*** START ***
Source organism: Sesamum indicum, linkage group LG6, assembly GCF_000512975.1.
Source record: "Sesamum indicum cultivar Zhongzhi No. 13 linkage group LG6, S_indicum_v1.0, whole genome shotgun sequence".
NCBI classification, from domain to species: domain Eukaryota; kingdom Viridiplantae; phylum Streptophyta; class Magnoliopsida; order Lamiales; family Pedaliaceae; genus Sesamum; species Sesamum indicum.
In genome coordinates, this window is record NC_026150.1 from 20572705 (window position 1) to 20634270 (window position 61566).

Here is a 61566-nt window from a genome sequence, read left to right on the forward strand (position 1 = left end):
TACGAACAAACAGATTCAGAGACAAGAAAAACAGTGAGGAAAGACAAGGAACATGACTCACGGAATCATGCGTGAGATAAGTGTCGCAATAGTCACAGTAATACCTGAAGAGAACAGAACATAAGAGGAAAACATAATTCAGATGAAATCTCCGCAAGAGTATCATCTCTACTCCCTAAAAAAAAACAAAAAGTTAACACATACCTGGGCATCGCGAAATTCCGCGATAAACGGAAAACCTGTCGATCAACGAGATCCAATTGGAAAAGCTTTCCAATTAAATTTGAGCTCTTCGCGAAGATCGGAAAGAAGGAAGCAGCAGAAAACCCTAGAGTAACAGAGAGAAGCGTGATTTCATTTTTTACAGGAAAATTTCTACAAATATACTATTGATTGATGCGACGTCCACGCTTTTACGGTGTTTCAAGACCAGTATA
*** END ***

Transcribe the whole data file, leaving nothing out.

Source organism: Sesamum indicum, linkage group LG6, assembly GCF_000512975.1.
Source record: "Sesamum indicum cultivar Zhongzhi No. 13 linkage group LG6, S_indicum_v1.0, whole genome shotgun sequence".
NCBI classification, from domain to species: domain Eukaryota; kingdom Viridiplantae; phylum Streptophyta; class Magnoliopsida; order Lamiales; family Pedaliaceae; genus Sesamum; species Sesamum indicum.
In genome coordinates, this window is record NC_026150.1 from 20572705 (window position 1) to 20634270 (window position 61566).

Here is a 61566-nt window from a genome sequence, read left to right on the forward strand (position 1 = left end):
TACGAACAAACAGATTCAGAGACAAGAAAAACAGTGAGGAAAGACAAGGAACATGACTCACGGAATCATGCGTGAGATAAGTGTCGCAATAGTCACAGTAATACCTGAAGAGAACAGAACATAAGAGGAAAACATAATTCAGATGAAATCTCCGCAAGAGTATCATCTCTACTCCCTAAAAAAAAACAAAAAGTTAACACATACCTGGGCATCGCGAAATTCCGCGATAAACGGAAAACCTGTCGATCAACGAGATCCAATTGGAAAAGCTTTCCAATTAAATTTGAGCTCTTCGCGAAGATCGGAAAGAAGGAAGCAGCAGAAAACCCTAGAGTAACAGAGAGAAGCGTGATTTCATTTTTTACAGGAAAATTTCTACAAATATACTATTGATTGATGCGACGTCCACGCTTTTACGGTGTTTCAAGACCAGTATA